Children should be able to relate to Kiyoshi’s reactions. Kiyoshi’s grandfather suggests a walk, and tucks pen and paper into a pocket, taking his grandson’s hand. Throughout the story, Eto stops and writes, creating poetry in the moment as when Kiyoshi notices oranges at an open market. Illustrator Nicole Wong playfully inserts other visual small stories such as a cat with its paw on an orange. The pictures are never of just one static thing, but of a vast skyline with a boat at night drifting down a river or an aerial view of pigeons looking down at the cars, people, and storefronts. My favorite moments are when Kiyoshi realizes “Yes, poems come from your imagination” and “Our feelings also make poems” that come from the world and from the heart. At the end of the book, the grandfather says “and they come from the way the two come together.” This is a delightful way of explaining juxtaposition, of going beyond a superficial surface reading and arriving at an “unexpected image, a surprise.”
In his author’s note, Mark Karlins references Bashō and gives instruction to the haiku form but goes further than Basho’s Haiku Journeys with less restricting and more inspirational clarifications—“In the original Japanese, it’s not syllables that matter, but sounds.” In Kiyoshi’s Walk, I can see an adult and child reader arriving at a more satisfying understanding of haiku.
A third way of introducing children to haiku is explored in My First Book of Haiku Poems where each of the twenty haiku are paired not only with an inspired illustration, but an English version followed by the kanji (in Japanese script), and Romanji (the romanization of the Japanese written language). By providing these original forms, an adult or child reader can examine the emphasis on sound and how each translation is unique. This book is recommended for children between five and nine years.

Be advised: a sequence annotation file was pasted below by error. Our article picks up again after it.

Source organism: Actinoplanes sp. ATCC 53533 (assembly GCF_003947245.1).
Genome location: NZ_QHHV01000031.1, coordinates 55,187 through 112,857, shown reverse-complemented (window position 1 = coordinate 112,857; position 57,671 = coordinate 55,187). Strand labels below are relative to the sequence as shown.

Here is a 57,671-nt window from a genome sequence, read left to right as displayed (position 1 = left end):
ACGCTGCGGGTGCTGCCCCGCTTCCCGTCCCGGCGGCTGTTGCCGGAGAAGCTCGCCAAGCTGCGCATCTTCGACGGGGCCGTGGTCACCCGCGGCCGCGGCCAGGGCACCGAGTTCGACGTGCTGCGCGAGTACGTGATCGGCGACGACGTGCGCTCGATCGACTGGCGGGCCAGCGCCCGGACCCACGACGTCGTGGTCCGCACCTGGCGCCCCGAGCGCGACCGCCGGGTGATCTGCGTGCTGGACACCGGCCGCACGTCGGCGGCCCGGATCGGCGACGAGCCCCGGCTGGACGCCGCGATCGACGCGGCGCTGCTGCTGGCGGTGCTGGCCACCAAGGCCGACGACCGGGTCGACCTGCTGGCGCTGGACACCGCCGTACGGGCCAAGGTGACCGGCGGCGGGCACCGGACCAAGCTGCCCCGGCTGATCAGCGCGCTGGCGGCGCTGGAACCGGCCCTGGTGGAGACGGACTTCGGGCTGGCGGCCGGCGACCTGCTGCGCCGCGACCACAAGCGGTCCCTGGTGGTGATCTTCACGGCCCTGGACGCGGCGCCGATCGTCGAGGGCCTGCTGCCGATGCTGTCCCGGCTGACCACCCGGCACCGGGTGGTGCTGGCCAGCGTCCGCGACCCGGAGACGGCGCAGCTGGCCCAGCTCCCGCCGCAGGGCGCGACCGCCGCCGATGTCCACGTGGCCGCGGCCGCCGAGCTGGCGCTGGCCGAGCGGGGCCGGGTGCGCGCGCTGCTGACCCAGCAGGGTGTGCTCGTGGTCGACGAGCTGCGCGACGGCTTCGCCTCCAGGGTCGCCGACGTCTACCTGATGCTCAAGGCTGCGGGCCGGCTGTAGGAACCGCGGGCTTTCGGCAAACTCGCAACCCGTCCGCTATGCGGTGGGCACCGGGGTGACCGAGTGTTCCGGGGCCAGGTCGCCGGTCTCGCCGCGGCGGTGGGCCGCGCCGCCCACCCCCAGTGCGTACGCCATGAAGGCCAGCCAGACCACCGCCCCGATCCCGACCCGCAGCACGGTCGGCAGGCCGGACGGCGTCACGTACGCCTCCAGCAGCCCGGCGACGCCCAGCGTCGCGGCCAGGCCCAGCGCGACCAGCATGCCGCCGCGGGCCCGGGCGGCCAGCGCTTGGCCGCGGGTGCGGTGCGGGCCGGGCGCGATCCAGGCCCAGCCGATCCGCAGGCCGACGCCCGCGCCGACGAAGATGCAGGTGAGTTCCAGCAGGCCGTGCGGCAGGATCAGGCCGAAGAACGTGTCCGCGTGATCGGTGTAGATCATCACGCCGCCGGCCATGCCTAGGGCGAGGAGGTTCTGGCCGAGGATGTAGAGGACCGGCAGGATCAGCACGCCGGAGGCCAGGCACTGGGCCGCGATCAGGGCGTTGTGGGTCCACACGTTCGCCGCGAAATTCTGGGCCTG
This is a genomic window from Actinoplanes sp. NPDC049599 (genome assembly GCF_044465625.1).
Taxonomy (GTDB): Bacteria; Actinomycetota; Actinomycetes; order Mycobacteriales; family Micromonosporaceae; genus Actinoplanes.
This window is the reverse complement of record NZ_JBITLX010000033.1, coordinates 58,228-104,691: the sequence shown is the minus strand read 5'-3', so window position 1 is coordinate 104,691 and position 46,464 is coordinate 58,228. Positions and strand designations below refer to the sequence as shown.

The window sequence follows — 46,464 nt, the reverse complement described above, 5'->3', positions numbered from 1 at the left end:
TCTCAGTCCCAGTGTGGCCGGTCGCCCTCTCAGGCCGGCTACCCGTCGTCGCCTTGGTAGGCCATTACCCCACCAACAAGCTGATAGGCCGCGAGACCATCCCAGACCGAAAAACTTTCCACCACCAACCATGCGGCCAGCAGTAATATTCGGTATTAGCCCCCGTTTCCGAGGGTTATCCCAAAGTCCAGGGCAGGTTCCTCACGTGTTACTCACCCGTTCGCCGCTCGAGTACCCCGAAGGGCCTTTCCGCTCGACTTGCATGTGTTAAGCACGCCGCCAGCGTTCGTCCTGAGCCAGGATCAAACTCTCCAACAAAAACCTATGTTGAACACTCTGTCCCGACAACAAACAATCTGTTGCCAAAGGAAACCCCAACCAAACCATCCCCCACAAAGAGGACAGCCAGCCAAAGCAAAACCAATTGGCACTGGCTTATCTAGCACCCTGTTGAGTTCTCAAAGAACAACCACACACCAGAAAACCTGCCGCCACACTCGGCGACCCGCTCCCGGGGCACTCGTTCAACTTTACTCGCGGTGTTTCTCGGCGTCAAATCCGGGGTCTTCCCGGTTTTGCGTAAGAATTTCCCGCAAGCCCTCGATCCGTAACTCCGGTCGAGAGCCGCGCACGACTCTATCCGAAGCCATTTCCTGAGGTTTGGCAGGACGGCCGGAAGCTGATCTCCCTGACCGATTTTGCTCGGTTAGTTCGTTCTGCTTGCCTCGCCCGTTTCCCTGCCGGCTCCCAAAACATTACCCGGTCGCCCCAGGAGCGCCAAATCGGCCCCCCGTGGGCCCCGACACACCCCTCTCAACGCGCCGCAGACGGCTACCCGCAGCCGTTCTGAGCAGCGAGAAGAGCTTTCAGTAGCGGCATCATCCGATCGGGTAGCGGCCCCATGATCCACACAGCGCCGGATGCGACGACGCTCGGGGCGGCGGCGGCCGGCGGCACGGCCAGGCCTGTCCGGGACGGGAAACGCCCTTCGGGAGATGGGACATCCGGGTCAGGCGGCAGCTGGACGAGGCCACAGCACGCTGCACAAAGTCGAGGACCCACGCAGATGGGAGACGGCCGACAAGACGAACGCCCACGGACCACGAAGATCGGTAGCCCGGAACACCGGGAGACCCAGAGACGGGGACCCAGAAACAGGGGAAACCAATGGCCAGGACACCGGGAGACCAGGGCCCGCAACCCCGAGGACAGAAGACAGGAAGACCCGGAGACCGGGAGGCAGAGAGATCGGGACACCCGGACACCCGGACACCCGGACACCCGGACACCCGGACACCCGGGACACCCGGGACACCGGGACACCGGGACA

Esperanza Ramirez-Christensen has translated haiku masters Matsuo Bashō, Yosa Buson, Kikkawa Gomei, Kobayashi Issa, Uejima Onitsura, Ōshima Ryōta, Masaoka Shiki, Yamaguchi Seishi, and Itō Shōu. At the end of each poem are insightful questions that provide some context (“In some countries, like Japan, it’s believed that the first dream of the New Year is important because it tells you what the year holds for you.”) or insight (“Sometimes the things we see remind us of other things”) that can lead to an inventive discussion. Tracy Gallup has depicted dream-like images to trigger observation and empathy where a child is present in almost every picture. My personal favorite was a boy lying on the back of a huge ghost-like white cat, leaving behind the small square of his bed.
At the end, when the reader (adult or child) is asked to write their own haiku, there is much to draw upon. This book in particular made me want to return to it again and again.
All three books are fine introductions. All three purchased together would make would be a sound investment into understanding how words matter.